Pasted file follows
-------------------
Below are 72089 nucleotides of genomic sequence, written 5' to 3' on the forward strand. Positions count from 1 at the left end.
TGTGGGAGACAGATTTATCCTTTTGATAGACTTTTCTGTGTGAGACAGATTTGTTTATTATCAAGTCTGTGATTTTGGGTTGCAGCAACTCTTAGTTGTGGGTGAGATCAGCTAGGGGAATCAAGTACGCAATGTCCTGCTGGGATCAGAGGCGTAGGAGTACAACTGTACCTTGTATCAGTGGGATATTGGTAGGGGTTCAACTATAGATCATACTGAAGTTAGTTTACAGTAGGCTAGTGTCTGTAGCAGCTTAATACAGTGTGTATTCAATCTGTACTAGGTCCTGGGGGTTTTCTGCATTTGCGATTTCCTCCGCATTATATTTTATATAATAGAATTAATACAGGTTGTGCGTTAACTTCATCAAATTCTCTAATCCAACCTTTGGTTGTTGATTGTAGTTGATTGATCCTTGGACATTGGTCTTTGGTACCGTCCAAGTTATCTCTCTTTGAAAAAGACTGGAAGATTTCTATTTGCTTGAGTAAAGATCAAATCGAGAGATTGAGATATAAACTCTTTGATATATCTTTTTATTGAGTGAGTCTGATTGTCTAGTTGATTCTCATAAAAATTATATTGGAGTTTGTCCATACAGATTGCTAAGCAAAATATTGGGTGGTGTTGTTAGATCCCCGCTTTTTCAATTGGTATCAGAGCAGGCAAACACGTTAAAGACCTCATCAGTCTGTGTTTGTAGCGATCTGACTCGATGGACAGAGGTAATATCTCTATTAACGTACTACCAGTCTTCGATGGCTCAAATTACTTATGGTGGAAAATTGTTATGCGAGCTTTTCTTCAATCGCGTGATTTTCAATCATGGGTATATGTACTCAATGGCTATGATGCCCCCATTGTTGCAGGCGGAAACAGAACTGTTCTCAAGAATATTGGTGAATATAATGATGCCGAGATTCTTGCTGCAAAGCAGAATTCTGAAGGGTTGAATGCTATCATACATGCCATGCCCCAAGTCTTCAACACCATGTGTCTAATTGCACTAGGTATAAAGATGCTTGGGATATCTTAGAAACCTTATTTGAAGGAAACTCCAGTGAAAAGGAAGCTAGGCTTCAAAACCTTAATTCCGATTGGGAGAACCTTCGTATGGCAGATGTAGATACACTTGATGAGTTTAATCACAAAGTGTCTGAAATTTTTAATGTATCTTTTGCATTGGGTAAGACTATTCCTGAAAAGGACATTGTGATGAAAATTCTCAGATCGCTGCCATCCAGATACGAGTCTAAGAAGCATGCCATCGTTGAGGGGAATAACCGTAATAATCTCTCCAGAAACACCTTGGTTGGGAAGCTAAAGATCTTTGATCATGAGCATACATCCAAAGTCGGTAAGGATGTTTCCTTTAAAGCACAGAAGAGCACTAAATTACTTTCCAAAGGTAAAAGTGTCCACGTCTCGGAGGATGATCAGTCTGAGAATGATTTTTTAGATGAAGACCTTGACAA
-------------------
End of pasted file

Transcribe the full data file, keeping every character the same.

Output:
Below are 72089 nucleotides of genomic sequence, written 5' to 3' on the forward strand. Positions count from 1 at the left end.
TGTGGGAGACAGATTTATCCTTTTGATAGACTTTTCTGTGTGAGACAGATTTGTTTATTATCAAGTCTGTGATTTTGGGTTGCAGCAACTCTTAGTTGTGGGTGAGATCAGCTAGGGGAATCAAGTACGCAATGTCCTGCTGGGATCAGAGGCGTAGGAGTACAACTGTACCTTGTATCAGTGGGATATTGGTAGGGGTTCAACTATAGATCATACTGAAGTTAGTTTACAGTAGGCTAGTGTCTGTAGCAGCTTAATACAGTGTGTATTCAATCTGTACTAGGTCCTGGGGGTTTTCTGCATTTGCGATTTCCTCCGCATTATATTTTATATAATAGAATTAATACAGGTTGTGCGTTAACTTCATCAAATTCTCTAATCCAACCTTTGGTTGTTGATTGTAGTTGATTGATCCTTGGACATTGGTCTTTGGTACCGTCCAAGTTATCTCTCTTTGAAAAAGACTGGAAGATTTCTATTTGCTTGAGTAAAGATCAAATCGAGAGATTGAGATATAAACTCTTTGATATATCTTTTTATTGAGTGAGTCTGATTGTCTAGTTGATTCTCATAAAAATTATATTGGAGTTTGTCCATACAGATTGCTAAGCAAAATATTGGGTGGTGTTGTTAGATCCCCGCTTTTTCAATTGGTATCAGAGCAGGCAAACACGTTAAAGACCTCATCAGTCTGTGTTTGTAGCGATCTGACTCGATGGACAGAGGTAATATCTCTATTAACGTACTACCAGTCTTCGATGGCTCAAATTACTTATGGTGGAAAATTGTTATGCGAGCTTTTCTTCAATCGCGTGATTTTCAATCATGGGTATATGTACTCAATGGCTATGATGCCCCCATTGTTGCAGGCGGAAACAGAACTGTTCTCAAGAATATTGGTGAATATAATGATGCCGAGATTCTTGCTGCAAAGCAGAATTCTGAAGGGTTGAATGCTATCATACATGCCATGCCCCAAGTCTTCAACACCATGTGTCTAATTGCACTAGGTATAAAGATGCTTGGGATATCTTAGAAACCTTATTTGAAGGAAACTCCAGTGAAAAGGAAGCTAGGCTTCAAAACCTTAATTCCGATTGGGAGAACCTTCGTATGGCAGATGTAGATACACTTGATGAGTTTAATCACAAAGTGTCTGAAATTTTTAATGTATCTTTTGCATTGGGTAAGACTATTCCTGAAAAGGACATTGTGATGAAAATTCTCAGATCGCTGCCATCCAGATACGAGTCTAAGAAGCATGCCATCGTTGAGGGGAATAACCGTAATAATCTCTCCAGAAACACCTTGGTTGGGAAGCTAAAGATCTTTGATCATGAGCATACATCCAAAGTCGGTAAGGATGTTTCCTTTAAAGCACAGAAGAGCACTAAATTACTTTCCAAAGGTAAAAGTGTCCACGTCTCGGAGGATGATCAGTCTGAGAATGATTTTTTAGATGAAGACCTTGACAA